In laboratory studies of very early-stage breast cancers, researchers at the Johns Hopkins Kimmel Cancer Center found that injecting a targeted immunotoxin into the breast ducts through nipple openings wiped out all visible and invisible precancerous lesions.
A description of the work done on mice, which the authors say provides a strong pre-clinical foundation for conducting feasibility and safety trials with patients with stage 0 breast cancer, is published in the Proceedings of the National Academy of Sciences on June 8.
Stage 0 breast cancer, also known as ductal carcinoma in situ (DCIS), is characterized as the presence of abnormal, precancerous cells inside milk ducts in the breast, and it affects about 69,000 women each year in the United States. Many women have breast removal surgery and radiation treatments for these very early cancers, and in some cases, they receive chemotherapy or hormone therapies, says senior study author Saraswati Sukumar, Ph.D., a Johns Hopkins professor of oncology and pathology.
"In our research, we proposed an alternative treatment in which injecting the immunotoxin drug through the duct could result in cleaning out the DCIS," says Sukumar. "To our big surprise, the drugs killed every single lesion present in that breast duct. I had never seen such dramatic results in my life."
The researchers first tested the cell-killing effects of HB21(Fv)-PE40, a targeted immunotoxin, in four cell lines from different molecular subtypes of breast cancer. The toxin is made up of HB21, which is a monoclonal antibody (a protein that can bind to a specific target) (in this case, to the human transferrin receptor, a carrier protein found in breast cancers).
HB21 is fused to PE40, a bacterial toxin fragment that inhibits protein production in cells and causes cell death. The treatment induced strong cancer-killing effects in all cell lines, according to the results. The researchers also gave the treatment to about ten mice to look for toxins in their blood after treatment, and they found none five to 30 minutes after injection.
The researchers then injected HB21(Fv)-PE40 into the breast ducts of two DCIS mouse models, MCF7 and SUM225. The treatment was given to MCF7 mice once a week for three weeks. Noninvasive imaging was used to monitor the effectiveness of the treatments. In some of the mice, they also administered the treatment and delivered the HB21 antibody alone into the ducts.
The two models represented all of the classifications for common types of human breast cancer: estrogen and progesterone receptor-positive and human epidermal growth factor receptor 2 (HER2) negative, estrogen, and progesterone receptor-negative and HER2-positive, and estrogen and progesterone receptor-negative and HER2-positive.
Those who received toxin treatment injections in the body had slower tumor growth in the MCF7 model. However, tumors returned after treatment was stopped around day 26. In the model that received treatment through the ducts, however, the tumors vanished within two weeks of finishing two of the three treatments, and no recurrence was detected via imaging even after 61 days.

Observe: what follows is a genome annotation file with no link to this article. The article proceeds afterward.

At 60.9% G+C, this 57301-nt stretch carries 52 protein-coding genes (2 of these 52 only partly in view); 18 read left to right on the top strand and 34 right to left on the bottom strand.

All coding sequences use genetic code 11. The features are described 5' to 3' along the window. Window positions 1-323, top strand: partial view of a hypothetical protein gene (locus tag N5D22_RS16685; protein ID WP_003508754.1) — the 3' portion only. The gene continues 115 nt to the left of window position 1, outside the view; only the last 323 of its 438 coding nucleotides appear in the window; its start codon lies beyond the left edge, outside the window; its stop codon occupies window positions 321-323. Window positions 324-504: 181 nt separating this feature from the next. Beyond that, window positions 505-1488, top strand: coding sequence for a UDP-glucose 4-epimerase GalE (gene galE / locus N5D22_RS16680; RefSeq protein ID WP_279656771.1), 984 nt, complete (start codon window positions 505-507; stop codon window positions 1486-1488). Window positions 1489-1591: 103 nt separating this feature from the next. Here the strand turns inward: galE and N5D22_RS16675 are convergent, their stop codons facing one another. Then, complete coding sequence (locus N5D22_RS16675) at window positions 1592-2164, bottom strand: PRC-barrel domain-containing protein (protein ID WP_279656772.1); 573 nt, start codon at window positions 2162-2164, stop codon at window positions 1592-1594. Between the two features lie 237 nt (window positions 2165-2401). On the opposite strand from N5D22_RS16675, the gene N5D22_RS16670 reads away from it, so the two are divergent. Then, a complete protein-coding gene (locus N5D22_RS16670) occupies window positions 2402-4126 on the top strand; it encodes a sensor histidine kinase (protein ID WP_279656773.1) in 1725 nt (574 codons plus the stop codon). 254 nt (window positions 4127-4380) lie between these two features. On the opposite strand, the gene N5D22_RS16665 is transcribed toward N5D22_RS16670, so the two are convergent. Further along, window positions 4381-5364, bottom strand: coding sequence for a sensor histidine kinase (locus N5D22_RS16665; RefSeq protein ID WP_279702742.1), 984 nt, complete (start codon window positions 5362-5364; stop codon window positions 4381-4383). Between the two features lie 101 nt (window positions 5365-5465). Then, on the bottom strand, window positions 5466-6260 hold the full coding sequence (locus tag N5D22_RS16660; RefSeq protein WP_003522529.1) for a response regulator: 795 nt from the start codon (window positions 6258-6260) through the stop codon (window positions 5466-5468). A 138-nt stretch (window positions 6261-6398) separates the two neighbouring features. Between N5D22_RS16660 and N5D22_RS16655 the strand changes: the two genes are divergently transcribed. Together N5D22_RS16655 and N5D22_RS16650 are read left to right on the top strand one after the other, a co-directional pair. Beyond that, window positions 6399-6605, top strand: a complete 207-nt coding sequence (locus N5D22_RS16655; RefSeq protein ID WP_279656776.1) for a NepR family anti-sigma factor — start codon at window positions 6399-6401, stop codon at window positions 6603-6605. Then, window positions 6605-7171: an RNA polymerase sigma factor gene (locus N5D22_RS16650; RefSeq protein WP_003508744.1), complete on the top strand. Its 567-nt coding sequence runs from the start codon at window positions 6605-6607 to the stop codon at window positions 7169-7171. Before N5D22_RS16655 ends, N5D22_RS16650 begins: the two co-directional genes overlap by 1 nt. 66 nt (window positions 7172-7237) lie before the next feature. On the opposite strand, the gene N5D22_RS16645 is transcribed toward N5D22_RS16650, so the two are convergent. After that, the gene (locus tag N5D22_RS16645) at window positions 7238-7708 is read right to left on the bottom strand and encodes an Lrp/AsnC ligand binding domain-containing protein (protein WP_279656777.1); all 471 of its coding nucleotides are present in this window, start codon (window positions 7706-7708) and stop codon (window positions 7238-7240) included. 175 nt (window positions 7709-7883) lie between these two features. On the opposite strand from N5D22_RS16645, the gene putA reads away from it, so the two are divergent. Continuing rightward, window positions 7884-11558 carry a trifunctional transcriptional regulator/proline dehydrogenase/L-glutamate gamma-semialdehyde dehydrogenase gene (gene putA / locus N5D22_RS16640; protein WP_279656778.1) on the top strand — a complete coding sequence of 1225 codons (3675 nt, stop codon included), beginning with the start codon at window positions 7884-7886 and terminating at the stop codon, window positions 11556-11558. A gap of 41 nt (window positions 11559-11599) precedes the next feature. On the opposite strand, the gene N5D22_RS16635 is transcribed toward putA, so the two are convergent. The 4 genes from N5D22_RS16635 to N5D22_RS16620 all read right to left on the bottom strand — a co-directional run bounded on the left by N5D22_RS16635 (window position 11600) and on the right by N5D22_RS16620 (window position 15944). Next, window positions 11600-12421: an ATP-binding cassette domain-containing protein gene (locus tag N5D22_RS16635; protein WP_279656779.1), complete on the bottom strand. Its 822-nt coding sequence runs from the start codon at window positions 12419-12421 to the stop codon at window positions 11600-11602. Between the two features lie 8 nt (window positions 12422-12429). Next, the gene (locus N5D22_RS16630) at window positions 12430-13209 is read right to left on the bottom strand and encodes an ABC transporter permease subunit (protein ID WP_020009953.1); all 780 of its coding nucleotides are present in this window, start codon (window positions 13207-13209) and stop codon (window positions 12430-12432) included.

Pathology exams of the mammary glands were performed on day 32 by two investigators from each group. Tumor cells were found to be absent, and the architecture matched that of normal mammary glands. After 61 days, a similar analysis of the remaining samples revealed invasive tumors in the model that only received HB21, small tumors in those treated in the body cavity, and no tumors in those treated through the ducts.
A pilot experiment with the toxin treatment in the SUM225 model revealed tumor clearance as early as two weeks of treatment, as seen through imaging. There was no recurrence until the experiment was terminated on day 48. In a subsequent experiment, the same dose and a 1/10th dose of the treatment, as well as HB21 antibody alone, were tested in some samples.
The majority of the mammary glands were tumor-free after the full intraductal treatment, with the lower dose producing weaker results. SUM225 tumors were discovered to grow rapidly in the in-duct location. Pathology studies revealed that HB21 antibody alone had little effect on tumor reduction, whereas immunotoxin conjugate treatment had a significant effect.
The treatment was well tolerated, with no toxin or injection-related side effects.
Because most low-grade DCIS will not progress, Sukumar recommends active surveillance and hormone therapy, with larger lesions, often treated more aggressively. "This larger and higher-grade DCIS may be the lesions where intraductal immunotoxin would be most beneficial," she says. The major advantage is that administering the immunotoxin intraductal allows it to reach all cancer lesions in the ductal tree, eliminating even those that are not visible on breast imaging.
"A potential clinical study would look like this," Sukumar says. "A week or two before surgery, researchers may give women a low dose of HB21(Fv)-PE40 through a single duct, then gradually increase the dose to see if any immunotoxin escapes the ducts and affects liver function." They would also examine the ducts after breast removal for changes in tissue and their impact on precancerous lesions.
Guannan Wang, Alok Kumar, Preethi Korangath, Priya Pai, and Kathleen Gabrielson of Johns Hopkins University, Wanjun Ding of Renmin Hospital of Wuhan University in China, and Tapan Bera, Junxia Wei, and Ira Pastan of the National Cancer Institute were study co-authors.
The Janine Goebel Fund and the John Fetting Fund for Breast Cancer Prevention provided funding for this research.
Source: Materials provided by Johns Hopkins Medicine.
Reference: DOI: 10.1073/pnas.2200200119